14.
Sci Rep ; 8(1): 5675, 2018 Apr 04.
Artigo em Inglês | MEDLINE | ID: mdl-29618737

RESUMO

The genetic basis of supraventricular and ventricular ectopy (SVE, VE) remains largely uncharacterized, despite established genetic mechanisms of arrhythmogenesis. To identify novel genetic variants associated with SVE/VE in ancestrally diverse human populations, we conducted a genome-wide association study of electrocardiographically identified SVE and VE in five cohorts including approximately 43,000 participants of African, European and Hispanic/Latino ancestry. In thirteen ancestry-stratified subgroups, we tested multivariable-adjusted associations of SVE and VE with single nucleotide polymorphism (SNP) dosage. We combined subgroup-specific association estimates in inverse variance-weighted, fixed-effects and Bayesian meta-analyses. We also combined fixed-effects meta-analytic t-test statistics for SVE and VE in multi-trait SNP association analyses. No loci reached genome-wide significance in trans-ethnic meta-analyses. However, we found genome-wide significant SNPs intronic to an apoptosis-enhancing gene previously associated with QRS interval duration (FAF1; lead SNP rs7545860; effect allele frequency = 0.02; P = 2.0 × 10-8) in multi-trait analysis among European ancestry participants and near a locus encoding calcium-dependent glycoproteins (DSC3; lead SNP rs8086068; effect allele frequency = 0.17) in meta-analysis of SVE (P = 4.0 × 10-8) and multi-trait analysis (P = 2.9 × 10-9) among African ancestry participants. The novel findings suggest several mechanisms by which genetic variation may predispose to ectopy in humans and highlight the potential value of leveraging pleiotropy in future studies of ectopy-related phenotypes.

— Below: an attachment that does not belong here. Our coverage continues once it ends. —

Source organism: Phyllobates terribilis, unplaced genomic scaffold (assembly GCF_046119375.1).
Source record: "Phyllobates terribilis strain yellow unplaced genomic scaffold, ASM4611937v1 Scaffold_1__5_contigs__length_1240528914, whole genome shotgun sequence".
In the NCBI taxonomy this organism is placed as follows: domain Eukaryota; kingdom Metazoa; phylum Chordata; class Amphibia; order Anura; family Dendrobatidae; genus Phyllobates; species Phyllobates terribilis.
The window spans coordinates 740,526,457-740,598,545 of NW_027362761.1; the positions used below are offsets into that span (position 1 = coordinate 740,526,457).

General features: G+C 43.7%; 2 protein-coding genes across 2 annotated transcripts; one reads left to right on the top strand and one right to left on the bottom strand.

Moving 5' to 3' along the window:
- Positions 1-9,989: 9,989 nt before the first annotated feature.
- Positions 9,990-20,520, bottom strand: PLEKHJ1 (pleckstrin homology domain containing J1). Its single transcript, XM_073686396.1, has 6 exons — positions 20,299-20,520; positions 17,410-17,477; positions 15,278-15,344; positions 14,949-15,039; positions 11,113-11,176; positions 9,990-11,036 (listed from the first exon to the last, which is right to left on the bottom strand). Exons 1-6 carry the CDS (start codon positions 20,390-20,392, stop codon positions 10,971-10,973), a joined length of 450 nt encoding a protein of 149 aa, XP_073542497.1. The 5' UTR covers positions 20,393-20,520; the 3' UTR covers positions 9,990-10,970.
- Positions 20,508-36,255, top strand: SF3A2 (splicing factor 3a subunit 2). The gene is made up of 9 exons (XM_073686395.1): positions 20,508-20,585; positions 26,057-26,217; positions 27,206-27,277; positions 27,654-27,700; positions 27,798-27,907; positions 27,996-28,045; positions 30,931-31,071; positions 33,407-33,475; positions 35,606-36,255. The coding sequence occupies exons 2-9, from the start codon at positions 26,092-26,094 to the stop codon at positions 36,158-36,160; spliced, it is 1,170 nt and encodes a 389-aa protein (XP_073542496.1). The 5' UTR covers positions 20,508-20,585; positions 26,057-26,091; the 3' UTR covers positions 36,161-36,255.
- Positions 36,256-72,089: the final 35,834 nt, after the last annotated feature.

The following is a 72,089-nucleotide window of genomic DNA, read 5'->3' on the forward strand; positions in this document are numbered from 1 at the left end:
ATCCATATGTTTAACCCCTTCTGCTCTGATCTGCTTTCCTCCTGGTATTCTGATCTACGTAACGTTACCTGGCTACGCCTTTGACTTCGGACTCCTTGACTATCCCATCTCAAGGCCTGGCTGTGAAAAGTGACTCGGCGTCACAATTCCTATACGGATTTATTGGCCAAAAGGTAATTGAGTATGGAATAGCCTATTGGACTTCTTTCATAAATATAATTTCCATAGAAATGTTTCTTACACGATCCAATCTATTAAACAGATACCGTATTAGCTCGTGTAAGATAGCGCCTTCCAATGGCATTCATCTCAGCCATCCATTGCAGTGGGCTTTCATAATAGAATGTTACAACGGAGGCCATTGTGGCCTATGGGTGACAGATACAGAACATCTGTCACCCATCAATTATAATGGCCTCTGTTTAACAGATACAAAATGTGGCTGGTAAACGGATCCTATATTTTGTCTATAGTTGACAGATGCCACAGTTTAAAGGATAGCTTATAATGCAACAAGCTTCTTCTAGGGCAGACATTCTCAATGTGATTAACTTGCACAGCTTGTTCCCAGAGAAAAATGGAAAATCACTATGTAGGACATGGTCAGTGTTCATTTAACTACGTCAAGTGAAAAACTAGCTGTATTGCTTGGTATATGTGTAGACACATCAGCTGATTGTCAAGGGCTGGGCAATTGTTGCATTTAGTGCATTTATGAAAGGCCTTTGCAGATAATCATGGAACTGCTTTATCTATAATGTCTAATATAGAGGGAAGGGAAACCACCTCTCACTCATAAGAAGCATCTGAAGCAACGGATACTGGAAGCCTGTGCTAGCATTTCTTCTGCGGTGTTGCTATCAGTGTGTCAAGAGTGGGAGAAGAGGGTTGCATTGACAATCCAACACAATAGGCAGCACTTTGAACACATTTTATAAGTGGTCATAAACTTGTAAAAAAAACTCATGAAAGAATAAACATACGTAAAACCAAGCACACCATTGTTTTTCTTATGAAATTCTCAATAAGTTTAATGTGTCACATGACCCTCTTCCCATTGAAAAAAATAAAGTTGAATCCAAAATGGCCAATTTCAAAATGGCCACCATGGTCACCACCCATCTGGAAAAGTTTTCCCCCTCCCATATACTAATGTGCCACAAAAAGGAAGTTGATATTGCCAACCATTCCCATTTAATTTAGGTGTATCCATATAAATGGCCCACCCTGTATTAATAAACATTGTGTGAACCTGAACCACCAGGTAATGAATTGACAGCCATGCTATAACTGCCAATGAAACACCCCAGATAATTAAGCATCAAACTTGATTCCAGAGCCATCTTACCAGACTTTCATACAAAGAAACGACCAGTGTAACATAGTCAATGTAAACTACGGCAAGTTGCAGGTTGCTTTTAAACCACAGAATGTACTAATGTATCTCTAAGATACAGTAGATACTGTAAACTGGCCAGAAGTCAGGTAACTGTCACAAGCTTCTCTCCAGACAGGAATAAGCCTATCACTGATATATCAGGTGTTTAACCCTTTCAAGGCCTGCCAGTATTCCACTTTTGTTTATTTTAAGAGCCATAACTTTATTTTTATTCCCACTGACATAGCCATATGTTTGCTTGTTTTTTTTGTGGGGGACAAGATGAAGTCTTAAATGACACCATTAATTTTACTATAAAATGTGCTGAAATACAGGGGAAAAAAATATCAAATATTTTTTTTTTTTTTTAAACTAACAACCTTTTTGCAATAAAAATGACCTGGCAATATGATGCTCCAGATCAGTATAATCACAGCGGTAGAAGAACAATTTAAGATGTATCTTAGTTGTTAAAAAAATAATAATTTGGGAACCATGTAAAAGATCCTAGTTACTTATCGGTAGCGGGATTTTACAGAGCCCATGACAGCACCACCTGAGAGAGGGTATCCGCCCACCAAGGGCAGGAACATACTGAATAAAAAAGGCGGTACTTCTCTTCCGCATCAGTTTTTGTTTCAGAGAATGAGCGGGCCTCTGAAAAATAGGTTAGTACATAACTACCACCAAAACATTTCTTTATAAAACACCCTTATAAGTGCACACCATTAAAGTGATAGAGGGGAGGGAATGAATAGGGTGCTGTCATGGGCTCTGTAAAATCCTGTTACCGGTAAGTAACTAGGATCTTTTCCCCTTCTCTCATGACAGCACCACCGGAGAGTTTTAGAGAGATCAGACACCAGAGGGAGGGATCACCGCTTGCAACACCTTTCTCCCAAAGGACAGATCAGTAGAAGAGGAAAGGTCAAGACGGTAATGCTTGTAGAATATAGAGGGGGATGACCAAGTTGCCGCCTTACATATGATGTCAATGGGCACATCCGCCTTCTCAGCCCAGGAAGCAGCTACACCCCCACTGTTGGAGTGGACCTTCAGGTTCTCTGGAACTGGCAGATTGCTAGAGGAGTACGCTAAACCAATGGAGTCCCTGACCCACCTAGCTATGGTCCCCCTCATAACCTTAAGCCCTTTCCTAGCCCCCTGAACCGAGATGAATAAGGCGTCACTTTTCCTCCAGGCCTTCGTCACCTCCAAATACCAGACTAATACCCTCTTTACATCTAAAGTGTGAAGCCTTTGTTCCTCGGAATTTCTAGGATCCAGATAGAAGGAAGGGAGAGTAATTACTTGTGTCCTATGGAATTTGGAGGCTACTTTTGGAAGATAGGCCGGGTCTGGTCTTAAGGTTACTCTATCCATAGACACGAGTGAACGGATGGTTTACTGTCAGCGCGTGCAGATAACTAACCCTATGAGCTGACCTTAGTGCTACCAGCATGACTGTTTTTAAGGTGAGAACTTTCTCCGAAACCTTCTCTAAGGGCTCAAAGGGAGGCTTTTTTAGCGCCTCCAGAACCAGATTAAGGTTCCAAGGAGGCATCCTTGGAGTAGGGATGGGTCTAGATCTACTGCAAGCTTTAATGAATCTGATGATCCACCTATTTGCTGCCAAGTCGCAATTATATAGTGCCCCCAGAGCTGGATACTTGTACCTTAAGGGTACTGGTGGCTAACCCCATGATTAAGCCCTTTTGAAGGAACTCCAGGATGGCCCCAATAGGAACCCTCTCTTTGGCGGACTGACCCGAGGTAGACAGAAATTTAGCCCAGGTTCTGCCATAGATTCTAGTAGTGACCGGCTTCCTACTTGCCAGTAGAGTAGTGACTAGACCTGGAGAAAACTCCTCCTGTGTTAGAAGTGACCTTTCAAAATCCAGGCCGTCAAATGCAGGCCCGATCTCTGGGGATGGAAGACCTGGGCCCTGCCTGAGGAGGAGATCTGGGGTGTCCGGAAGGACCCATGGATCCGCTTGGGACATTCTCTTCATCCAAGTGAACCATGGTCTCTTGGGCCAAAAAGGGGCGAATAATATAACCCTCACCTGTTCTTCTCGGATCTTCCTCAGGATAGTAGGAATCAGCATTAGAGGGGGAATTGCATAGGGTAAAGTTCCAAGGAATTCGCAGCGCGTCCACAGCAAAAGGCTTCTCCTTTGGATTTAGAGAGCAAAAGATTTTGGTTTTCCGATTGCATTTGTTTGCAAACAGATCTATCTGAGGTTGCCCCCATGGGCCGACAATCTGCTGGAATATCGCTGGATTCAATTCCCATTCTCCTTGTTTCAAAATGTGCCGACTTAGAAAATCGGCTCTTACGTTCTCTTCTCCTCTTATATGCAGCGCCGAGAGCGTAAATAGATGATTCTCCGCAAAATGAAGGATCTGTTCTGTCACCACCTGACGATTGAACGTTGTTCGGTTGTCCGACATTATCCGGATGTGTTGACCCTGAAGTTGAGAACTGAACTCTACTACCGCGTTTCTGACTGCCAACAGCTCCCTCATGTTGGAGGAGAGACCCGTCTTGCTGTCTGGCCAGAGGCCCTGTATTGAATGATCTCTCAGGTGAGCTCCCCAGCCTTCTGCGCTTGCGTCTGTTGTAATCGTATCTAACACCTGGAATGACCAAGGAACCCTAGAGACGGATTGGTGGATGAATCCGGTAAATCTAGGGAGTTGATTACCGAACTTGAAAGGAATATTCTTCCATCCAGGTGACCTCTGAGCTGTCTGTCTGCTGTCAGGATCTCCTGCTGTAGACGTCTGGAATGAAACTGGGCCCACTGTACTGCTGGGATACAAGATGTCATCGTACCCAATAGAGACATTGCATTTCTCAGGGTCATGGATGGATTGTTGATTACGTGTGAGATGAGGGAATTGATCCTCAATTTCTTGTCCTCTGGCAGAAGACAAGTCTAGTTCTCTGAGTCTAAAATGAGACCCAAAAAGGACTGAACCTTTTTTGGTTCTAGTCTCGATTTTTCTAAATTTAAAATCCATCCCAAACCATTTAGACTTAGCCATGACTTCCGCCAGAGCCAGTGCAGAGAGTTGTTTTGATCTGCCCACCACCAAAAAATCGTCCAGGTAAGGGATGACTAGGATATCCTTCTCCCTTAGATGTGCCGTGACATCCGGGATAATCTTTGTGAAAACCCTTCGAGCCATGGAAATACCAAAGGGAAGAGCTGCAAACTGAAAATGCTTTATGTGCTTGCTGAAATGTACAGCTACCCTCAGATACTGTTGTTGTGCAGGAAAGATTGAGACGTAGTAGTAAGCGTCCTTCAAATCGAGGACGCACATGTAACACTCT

15.
PLoS Genet ; 14(3): e1007293, 2018 03.
Artigo em Inglês | MEDLINE | ID: mdl-29590102

RESUMO

Co-inheritance of α-thalassemia has a significant protective effect on the severity of complications of sickle cell disease (SCD), including stroke. However, little information exists on the association and interactions for the common African ancestral α-thalassemia mutation (-α3.7 deletion) and ß-globin traits (HbS trait [SCT] and HbC trait) on important clinical phenotypes such as red blood cell parameters, anemia, and chronic kidney disease (CKD). In a community-based cohort of 2,916 African Americans from the Jackson Heart Study, we confirmed the expected associations between SCT, HbC trait, and the -α3.7 deletion with lower mean corpuscular volume/mean corpuscular hemoglobin and higher red blood cell count and red cell distribution width. In addition to the recently recognized association of SCT with lower estimated glomerular filtration rate and glycated hemoglobin (HbA1c), we observed a novel association of the -α3.7 deletion with higher HbA1c levels. Co-inheritance of each additional copy of the -α3.7 deletion significantly lowered the risk of anemia and chronic kidney disease among individuals with SCT (P-interaction = 0.031 and 0.019, respectively). Furthermore, co-inheritance of a novel α-globin regulatory variant was associated with normalization of red cell parameters in individuals with the -α3.7 deletion and significantly negated the protective effect of α-thalassemia on stroke in 1,139 patients with sickle cell anemia from the Cooperative Study of Sickle Cell Disease (CSSCD) (P-interaction = 0.0049). Functional assays determined that rs11865131, located in the major alpha-globin enhancer MCS-R2, was the most likely causal variant. These findings suggest that common α- and ß-globin variants interact to influence hematologic and clinical phenotypes in African Americans, with potential implications for risk-stratification and counseling of individuals with SCD and SCT.


Assuntos
Anemia Falciforme/genética , Hemoglobina Falciforme/genética , Traço Falciforme , alfa-Globinas/genética , Adulto , Afro-Americanos , Anemia Falciforme/sangue , Anemia Falciforme/fisiopatologia , Estudos de Coortes , Variações do Número de Cópias de DNA , Eritrócitos Anormais , Taxa de Filtração Glomerular , Hemoglobina A Glicada/metabolismo , Humanos , Fenótipo , Adulto Jovem , Talassemia alfa/genética